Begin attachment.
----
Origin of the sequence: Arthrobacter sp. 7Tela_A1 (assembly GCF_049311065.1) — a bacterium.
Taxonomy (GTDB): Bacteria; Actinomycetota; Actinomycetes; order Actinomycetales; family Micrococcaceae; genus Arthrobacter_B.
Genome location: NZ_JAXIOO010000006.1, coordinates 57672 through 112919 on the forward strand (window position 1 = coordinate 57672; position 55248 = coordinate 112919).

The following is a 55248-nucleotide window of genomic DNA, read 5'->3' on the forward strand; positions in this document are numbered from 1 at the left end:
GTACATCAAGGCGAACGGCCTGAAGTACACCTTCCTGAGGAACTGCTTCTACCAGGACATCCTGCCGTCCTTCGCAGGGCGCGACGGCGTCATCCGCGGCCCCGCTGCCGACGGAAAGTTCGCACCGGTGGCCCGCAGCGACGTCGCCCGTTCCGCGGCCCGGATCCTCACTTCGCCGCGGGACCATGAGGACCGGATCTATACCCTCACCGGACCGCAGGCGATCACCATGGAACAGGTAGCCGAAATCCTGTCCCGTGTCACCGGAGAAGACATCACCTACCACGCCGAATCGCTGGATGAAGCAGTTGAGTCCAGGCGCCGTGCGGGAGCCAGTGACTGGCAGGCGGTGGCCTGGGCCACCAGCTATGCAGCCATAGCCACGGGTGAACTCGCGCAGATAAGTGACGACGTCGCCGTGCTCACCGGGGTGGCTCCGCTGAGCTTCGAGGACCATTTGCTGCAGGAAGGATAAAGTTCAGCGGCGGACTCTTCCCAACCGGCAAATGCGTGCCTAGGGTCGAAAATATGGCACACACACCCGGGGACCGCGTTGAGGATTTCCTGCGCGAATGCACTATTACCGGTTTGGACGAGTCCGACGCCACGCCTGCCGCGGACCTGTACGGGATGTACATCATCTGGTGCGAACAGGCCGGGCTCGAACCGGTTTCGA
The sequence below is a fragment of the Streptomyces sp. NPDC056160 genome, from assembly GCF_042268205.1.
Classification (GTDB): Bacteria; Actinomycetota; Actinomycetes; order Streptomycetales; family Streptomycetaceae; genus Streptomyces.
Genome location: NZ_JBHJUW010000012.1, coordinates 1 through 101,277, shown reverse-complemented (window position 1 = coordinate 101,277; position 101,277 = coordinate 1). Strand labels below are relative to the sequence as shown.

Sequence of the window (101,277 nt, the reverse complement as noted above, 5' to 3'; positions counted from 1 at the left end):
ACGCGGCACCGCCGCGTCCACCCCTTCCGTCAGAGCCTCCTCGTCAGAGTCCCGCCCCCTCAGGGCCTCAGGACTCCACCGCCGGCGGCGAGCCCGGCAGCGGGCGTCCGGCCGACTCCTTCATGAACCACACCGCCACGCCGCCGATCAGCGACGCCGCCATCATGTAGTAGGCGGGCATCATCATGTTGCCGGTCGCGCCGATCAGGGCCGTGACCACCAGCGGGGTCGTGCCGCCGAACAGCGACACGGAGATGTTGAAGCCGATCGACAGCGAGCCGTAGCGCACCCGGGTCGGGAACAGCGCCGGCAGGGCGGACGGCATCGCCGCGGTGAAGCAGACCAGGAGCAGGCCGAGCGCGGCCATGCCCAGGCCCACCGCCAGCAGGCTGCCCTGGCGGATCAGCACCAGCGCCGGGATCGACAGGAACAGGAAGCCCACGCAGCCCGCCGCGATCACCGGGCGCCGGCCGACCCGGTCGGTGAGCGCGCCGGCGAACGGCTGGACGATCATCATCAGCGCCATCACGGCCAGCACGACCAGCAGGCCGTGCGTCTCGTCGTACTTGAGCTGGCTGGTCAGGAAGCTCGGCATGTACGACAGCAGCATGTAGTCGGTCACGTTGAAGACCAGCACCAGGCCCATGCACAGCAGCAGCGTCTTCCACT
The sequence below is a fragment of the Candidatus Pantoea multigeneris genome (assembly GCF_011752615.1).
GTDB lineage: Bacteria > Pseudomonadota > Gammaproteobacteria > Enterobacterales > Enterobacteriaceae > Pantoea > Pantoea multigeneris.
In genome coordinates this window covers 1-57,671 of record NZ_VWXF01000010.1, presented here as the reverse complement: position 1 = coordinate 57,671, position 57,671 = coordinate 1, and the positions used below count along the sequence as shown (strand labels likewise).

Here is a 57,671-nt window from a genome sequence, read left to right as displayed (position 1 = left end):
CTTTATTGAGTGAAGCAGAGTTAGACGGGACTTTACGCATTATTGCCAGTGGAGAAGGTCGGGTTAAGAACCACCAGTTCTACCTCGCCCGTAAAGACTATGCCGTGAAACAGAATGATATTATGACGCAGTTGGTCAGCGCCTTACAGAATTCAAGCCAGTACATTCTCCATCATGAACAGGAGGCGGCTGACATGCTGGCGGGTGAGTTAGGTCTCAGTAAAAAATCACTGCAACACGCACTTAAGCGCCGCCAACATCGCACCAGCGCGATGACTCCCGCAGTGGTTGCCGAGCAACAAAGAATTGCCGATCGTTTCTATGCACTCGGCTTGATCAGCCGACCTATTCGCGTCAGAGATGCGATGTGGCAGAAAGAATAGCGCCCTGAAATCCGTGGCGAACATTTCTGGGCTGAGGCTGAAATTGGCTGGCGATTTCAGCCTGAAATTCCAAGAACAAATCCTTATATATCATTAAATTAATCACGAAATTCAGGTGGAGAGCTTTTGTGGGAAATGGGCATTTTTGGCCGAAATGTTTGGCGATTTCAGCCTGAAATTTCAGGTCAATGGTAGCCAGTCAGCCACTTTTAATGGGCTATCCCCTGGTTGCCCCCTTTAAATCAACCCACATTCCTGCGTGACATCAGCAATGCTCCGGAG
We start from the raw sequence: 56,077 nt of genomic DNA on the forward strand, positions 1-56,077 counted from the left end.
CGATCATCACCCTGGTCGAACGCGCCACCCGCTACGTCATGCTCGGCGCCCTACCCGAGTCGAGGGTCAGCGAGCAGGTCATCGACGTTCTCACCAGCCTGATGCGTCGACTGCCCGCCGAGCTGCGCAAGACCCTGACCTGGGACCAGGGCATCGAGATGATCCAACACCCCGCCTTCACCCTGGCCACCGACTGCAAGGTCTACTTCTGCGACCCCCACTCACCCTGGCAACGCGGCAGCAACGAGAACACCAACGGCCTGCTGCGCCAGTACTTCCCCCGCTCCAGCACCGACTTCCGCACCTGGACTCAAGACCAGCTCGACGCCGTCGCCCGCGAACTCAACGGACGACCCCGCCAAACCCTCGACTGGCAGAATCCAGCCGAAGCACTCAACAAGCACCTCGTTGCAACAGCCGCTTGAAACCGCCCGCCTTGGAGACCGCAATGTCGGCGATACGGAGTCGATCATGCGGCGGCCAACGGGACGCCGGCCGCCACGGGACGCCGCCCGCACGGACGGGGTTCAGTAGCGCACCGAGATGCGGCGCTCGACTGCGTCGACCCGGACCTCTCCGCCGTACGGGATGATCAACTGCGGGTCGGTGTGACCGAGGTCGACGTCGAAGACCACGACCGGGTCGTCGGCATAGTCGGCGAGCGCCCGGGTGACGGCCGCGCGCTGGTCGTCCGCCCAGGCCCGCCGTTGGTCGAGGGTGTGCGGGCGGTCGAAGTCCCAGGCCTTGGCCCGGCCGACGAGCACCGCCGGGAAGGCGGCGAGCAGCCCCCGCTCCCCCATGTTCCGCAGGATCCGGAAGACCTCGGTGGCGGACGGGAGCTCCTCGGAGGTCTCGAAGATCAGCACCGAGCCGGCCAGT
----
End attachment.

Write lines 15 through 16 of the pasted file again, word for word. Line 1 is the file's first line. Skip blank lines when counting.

CTTTATTGAGTGAAGCAGAGTTAGACGGGACTTTACGCATTATTGCCAGTGGAGAAGGTCGGGTTAAGAACCACCAGTTCTACCTCGCCCGTAAAGACTATGCCGTGAAACAGAATGATATTATGACGCAGTTGGTCAGCGCCTTACAGAATTCAAGCCAGTACATTCTCCATCATGAACAGGAGGCGGCTGACATGCTGGCGGGTGAGTTAGGTCTCAGTAAAAAATCACTGCAACACGCACTTAAGCGCCGCCAACATCGCACCAGCGCGATGACTCCCGCAGTGGTTGCCGAGCAACAAAGAATTGCCGATCGTTTCTATGCACTCGGCTTGATCAGCCGACCTATTCGCGTCAGAGATGCGATGTGGCAGAAAGAATAGCGCCCTGAAATCCGTGGCGAACATTTCTGGGCTGAGGCTGAAATTGGCTGGCGATTTCAGCCTGAAATTCCAAGAACAAATCCTTATATATCATTAAATTAATCACGAAATTCAGGTGGAGAGCTTTTGTGGGAAATGGGCATTTTTGGCCGAAATGTTTGGCGATTTCAGCCTGAAATTTCAGGTCAATGGTAGCCAGTCAGCCACTTTTAATGGGCTATCCCCTGGTTGCCCCCTTTAAATCAACCCACATTCCTGCGTGACATCAGCAATGCTCCGGAG
We start from the raw sequence: 56,077 nt of genomic DNA on the forward strand, positions 1-56,077 counted from the left end.